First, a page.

31.07.2017

Murray-Darling Basin review to examine water rules and compliance


The Murray-Darling Basin Authority will conduct an independent review into the appropriateness of, and compliance with, state regulations on water use — if the affected states agree to it.

This follows allegations aired by ABC’s Four Corners that water earmarked for the environment was actually being used by NSW cotton irrigators, and that top water bureaucrat Gavin Hanlon had offered to secretly share internal government information with irrigation lobbyists. Hanlon and former water minister Kevin Humphries have been referred to the Independent Commission Against Corruption.

The NSW government is accused of having ignored evidence presented by its own former water investigator that water was being misused. Labor’s water spokesman Tony Burke said it raised questions about whether NSW “has been strategically getting rid of their compliance capacity and undermining any enforcement capacity in the Murray-Darling Basin.”

SA Water Minister Ian Hunter has said he was “stunned” by allegations NSW public servants were “complicit in undermining their own water laws” but already had suspicions about the state’s commitment to the plan.

The review, due to report to the Council of Australian Governments in December, “will identify the highest areas of risk of non-compliance and undertake a strategic analysis focused on these areas”. The terms of reference will cover:

  • The appropriateness of and compliance with state laws, statutory instruments (including water resource plans), the terms and conditions of water licences and entitlements and any other relevant powers or approvals;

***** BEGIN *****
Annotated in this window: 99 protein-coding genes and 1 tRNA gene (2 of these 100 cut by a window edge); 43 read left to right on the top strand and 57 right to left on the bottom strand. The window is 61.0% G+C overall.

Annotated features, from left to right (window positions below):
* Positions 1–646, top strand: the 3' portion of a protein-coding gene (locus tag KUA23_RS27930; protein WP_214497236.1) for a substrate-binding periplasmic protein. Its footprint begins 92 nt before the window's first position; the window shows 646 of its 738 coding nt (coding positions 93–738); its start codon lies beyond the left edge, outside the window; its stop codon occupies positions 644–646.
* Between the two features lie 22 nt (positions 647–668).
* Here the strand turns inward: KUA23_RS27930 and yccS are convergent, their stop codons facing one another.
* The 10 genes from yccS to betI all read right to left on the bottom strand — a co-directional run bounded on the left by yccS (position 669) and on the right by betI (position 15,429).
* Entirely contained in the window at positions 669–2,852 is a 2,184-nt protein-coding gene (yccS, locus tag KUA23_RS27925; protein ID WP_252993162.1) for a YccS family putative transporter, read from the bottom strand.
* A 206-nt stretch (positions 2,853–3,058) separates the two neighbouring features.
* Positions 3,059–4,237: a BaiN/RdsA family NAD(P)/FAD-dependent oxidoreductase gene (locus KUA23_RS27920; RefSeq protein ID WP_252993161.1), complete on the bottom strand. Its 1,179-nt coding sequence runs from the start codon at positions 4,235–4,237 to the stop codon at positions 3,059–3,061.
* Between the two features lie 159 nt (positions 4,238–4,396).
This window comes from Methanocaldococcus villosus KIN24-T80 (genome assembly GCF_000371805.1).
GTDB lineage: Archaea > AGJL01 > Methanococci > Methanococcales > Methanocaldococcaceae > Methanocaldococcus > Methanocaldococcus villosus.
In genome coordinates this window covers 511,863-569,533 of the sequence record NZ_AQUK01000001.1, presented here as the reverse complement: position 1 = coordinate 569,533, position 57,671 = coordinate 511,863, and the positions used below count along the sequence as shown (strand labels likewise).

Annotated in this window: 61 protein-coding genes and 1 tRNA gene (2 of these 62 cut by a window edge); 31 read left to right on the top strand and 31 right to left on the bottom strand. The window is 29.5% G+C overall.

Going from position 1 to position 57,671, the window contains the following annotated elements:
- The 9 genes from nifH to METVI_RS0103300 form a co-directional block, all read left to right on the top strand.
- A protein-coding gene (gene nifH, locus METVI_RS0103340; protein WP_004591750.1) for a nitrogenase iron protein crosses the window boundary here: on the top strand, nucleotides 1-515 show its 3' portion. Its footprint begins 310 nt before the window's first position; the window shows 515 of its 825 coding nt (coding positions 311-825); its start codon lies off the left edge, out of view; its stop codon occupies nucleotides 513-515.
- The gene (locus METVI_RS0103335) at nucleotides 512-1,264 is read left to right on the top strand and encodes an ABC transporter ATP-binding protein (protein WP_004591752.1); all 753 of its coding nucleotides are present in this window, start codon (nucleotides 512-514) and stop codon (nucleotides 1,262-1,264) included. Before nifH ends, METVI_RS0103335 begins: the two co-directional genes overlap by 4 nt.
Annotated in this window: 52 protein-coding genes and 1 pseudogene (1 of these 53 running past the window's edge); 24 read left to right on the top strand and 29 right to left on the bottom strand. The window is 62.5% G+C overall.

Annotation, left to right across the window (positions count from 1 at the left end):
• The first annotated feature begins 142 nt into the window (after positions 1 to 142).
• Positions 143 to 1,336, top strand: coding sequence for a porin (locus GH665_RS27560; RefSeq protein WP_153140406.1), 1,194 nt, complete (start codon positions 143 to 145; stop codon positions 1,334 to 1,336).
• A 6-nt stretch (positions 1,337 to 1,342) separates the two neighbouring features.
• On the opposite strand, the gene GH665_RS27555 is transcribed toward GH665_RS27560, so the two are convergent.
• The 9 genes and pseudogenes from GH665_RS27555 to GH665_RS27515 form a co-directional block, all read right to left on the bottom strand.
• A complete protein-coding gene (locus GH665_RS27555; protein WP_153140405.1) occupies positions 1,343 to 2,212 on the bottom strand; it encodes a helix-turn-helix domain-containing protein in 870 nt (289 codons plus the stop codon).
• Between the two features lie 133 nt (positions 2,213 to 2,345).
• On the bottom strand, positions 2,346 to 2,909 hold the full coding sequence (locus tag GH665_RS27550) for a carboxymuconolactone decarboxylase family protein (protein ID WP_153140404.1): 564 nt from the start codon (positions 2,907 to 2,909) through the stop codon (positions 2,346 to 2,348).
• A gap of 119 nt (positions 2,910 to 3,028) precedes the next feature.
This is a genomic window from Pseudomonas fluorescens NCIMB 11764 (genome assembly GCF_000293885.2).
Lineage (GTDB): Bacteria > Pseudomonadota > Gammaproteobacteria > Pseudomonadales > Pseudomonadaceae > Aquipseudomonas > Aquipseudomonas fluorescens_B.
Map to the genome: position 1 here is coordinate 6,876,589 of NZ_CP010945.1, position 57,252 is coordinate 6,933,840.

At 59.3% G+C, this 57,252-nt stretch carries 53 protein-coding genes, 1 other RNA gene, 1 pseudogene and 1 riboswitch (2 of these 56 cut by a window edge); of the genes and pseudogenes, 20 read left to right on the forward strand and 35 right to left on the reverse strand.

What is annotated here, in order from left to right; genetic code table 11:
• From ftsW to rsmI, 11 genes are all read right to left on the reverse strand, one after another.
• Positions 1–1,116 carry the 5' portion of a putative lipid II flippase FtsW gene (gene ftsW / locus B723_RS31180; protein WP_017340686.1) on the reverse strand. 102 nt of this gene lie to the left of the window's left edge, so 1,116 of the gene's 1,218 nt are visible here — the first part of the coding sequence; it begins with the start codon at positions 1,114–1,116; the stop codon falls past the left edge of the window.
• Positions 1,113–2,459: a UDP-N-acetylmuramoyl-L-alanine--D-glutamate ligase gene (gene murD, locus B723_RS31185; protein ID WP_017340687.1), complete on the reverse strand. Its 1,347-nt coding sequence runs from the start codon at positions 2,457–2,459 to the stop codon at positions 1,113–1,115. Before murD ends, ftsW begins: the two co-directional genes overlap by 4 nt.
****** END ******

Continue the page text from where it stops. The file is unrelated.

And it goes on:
• The adequacy of water measurement and monitoring arrangements, including metering and investigating irregular activity;
  • The adequacy of governance and institutional arrangements necessary to ensure legally compliant water use.

“We expect that, as part of their agreement to the review, basin water ministers will commit to providing the MDBA with ready access to all relevant information and the full support and cooperation of relevant state officials,” said Prime Minister Malcolm Turnbull, in a statement that carefully avoided mentioning the scandal that sparked the review.

“Strong compliance regimes are just as important for irrigators as they are for the environment and basin communities.

“The vast majority of the irrigation sector follow the rules attached to their water licenses, and the Coalition government remains strongly committed to supporting this innovative and productive industry.”

Deputy PM Barnaby Joyce has been reluctant to have the Commonwealth involved in what he sees as a NSW issue. The states have constitutional responsibility for water, which presents perennial coordination issues in managing what is very much a cross-border issue.

Joyce, who will write to state water ministers this week seeking agreement to the terms of reference, played down the significance of the accusations.

“If you think that what they showed on that report is going to have a dramatic effect on what happens in the lower lakes or the southern end of the basin, it just can’t,” he said.

“The total Barwon-Darling take is 160 gigalitres, and what they were referring to in the Four Corners report was class-A licenses, that’s 10,” Joyce argued.

“These are allegations that they are stealing a portion of that 10, so how does a portion of 10 affect the 7000 that flows over the barges?”

Joyce has been playing to both sides, telling reporters in Canberra last week that it raises serious concerns about water theft, before heading down to Shepparton and telling a pub audience he was proud of the Nationals’ efforts to return water to farmers and “make sure we don’t have the greenies running the show.”

The MDBA will present its findings to COAG by 15 December, following a report to the scheduled meeting of the Murray Darling Basin Ministerial Council in November 2017.

The review will complement a number of other actions underway in response to recent allegations, including the independent review led by former mandarin Ken Matthews, the investigation by ICAC, and the audit being undertaken by the Australian National Audit Office.